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This is a simplification of the issue (there are lots of ways of doing things), but among applications that need to talk to a database I have usually seen one of two patterns:

  1. Object-Relational Mapping (ORM), where (usually) each table in the database has a corresponding "row wrapper" class with public properties that match the columns in the table. Sometimes these classes also automagically retrieve related information, so that foreign key columns can instead be exposed and displayed as the related data (rather than just the PK values).
  2. DataTables (and/or DataSets), where data is retrieved from the server as a DataTable and worked with in that form (even in the UI).

One of the major differences between the two approaches is that ORM allows you to reference strongly-typed fields in your code like so:

Person bob = new Person();
bob.FirstName = "Bob";

whereas with the DataTable approach your code would be something like:

DataRow newrow = datatablePeople.NewRow();
newrow["FirstName"] = "Bob";

In this case, the ORM approach benefits from compile-time checking while the DataTable approach does not. On the other hand, the DataTable (and the DataSet) are already-written data structures that do an excellent job of representing relational data directly, so code that uses them can usually be implemented more quickly. In addition, code that uses DataTables can be easily understood and modified by others; home-grown (and often COTS) ORM systems often do extra database access "under the hood" to populate foreign keys and so forth, which can create problems for the unaware.

So which approach do you generally favor and why?

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hope this will help:… – Omu Jul 29 '10 at 11:58
@Omu: help with what? – MusiGenesis Jul 29 '10 at 13:40
well, that's kinda another approach, it's like an ORM but you have full control over your sql and you can always do raw sql or execute your sp, and use the valueinjecter just for mapping from datareader to object also to fill the command's parameters – Omu Jul 29 '10 at 13:53
up vote 7 down vote accepted

Datatable will certainly be conceptually more straight forward in working with data. And its devoid of sometimes unnatural idioms that you find in ORM. (querying a record into local memory, before updating it; joins are pointers; the key value itself is a pointer, hence, adding a record requires loading the parent record)

The big advantages for ORM are...

1) it writes the sql for you, so you dont really have to write any sql to do basic crud. Of course writing more complex statements has to be done in a less powerful sublanguage (i.e. hql)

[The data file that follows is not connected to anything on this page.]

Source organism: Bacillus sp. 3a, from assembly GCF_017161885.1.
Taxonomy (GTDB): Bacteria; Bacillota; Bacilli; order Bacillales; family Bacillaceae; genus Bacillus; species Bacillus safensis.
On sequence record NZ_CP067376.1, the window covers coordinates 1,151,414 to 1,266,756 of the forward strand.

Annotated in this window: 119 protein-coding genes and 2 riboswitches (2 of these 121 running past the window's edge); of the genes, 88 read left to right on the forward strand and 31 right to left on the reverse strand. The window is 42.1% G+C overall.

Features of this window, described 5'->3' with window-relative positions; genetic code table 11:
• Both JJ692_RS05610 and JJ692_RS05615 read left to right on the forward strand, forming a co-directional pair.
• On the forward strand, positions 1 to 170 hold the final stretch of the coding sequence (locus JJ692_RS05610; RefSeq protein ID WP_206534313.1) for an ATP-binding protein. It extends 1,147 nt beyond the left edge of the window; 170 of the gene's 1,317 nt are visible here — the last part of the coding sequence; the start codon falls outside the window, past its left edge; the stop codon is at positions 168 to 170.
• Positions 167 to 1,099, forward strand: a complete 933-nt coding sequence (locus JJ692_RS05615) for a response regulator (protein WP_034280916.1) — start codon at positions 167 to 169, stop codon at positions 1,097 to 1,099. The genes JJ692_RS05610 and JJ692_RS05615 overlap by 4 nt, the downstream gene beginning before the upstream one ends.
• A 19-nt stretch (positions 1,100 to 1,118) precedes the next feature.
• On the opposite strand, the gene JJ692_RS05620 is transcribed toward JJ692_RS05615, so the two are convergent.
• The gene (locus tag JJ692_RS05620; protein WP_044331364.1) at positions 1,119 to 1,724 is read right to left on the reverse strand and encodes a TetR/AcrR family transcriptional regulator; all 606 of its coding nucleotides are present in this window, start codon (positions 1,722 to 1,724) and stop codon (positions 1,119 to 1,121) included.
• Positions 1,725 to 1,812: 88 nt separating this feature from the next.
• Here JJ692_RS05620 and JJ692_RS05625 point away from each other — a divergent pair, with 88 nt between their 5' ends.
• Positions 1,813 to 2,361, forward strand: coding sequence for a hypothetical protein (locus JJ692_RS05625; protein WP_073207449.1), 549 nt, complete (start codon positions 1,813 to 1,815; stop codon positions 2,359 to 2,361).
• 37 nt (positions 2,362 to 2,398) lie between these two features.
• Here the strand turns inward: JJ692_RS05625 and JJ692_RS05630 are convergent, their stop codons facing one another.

2) The other big advantage of ORM is when you get results back, it maps it into value objects, without writing a bunch of code to map the values and handle type conversion.

If you have strong sql skills but want advantage 2 covered, i would go with ibatis

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#1 "basic crud" means extremely basic, we're talking data from a single table--that's extremely limiting imho. #2 Very often it doesn't map in a useful way. var types in c# can't be moved outside the function. – alchemical Jul 2 '09 at 19:46
@alchemical: I should have said "DataSets" in this question. A .NET DataSet can contain multiple data tables, as well as their relations (foreign keys etc.). There are many out-of-the-box data adapter components that can automagically create datasets from a database and persist any changes back, and it's not hard to write your own. – MusiGenesis Nov 13 '10 at 0:15

I favor the DataTables way, because I'm old, tired, and skeptical of fashions like Subsonic and Linq.

Beyond that, when you are working with an ORM, you are generally minimizing what you do in SQL. You don't put a lot of logic in the SQL and you don't batch up several SQL statements so as to do multiple things in one trip to the database. Therefore, you tend to go to the database more often, and that's a big performance hit.

Using Datasets, I can do something like:

select col1, col2... from table1
select col1, col2... from table2
select col1, col2... from table3

and then make ONE trip to the database to get all three DataSets, using Tables[0], Tables[1], Tables[2] to reference them. It makes a very big difference in performance.

Someday maybe the interaction with the database will be so fast that there would be no point in batching up the SQL, but that day isn't here yet. When it comes, I'll switch to ORM, but until then, I'm willing to have my code be a little uglier in exchange for performance. It's no fun for users to use a sluggish app.

Finally, I like SQL. I'm good at SQL. Real good. I don't want to spend my time figuring out how to co-erce Linq to emit the SQL that I want. It would slow down MY performance.

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You can do one roundtrip with mature ORMs as well like NHibernate. – mmiika Nov 7 '08 at 12:05
You could take a mixed approach, and use ORM when you are doing simple operations like single row create,read,update,deletes (CRUD), but go to straight SQL when you need to do more complex operations. – Kibbee Nov 7 '08 at 13:39
The question wasn't really meant to be about using straight SQL to manipulate the DB, but rather how best to work with in-memory representations of the DB data. – MusiGenesis Nov 7 '08 at 13:54
Amen Corey, Amen. – Kevin Nov 7 '08 at 14:19
@MusiGenesis - Oh, if THAT's all you were asking, then sure, hands down, it's nicer to worked with the stronger types that the compiler can check and that Intellisense can autocomplete. – Corey Trager Nov 7 '08 at 14:24

You could combine both approaches mentioned using Strongly Typed DataSets.

It's possible to add them to a Visual Studio project via "Add New Item" dialog "DataSet template" and then use visual Dataset Designer (it edits XSD file behind the scenes).

There is another article on subject.

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Have you used these? Do you know of a way to generate the required XSD from the SQL Server database automatically? – MusiGenesis Nov 7 '08 at 11:55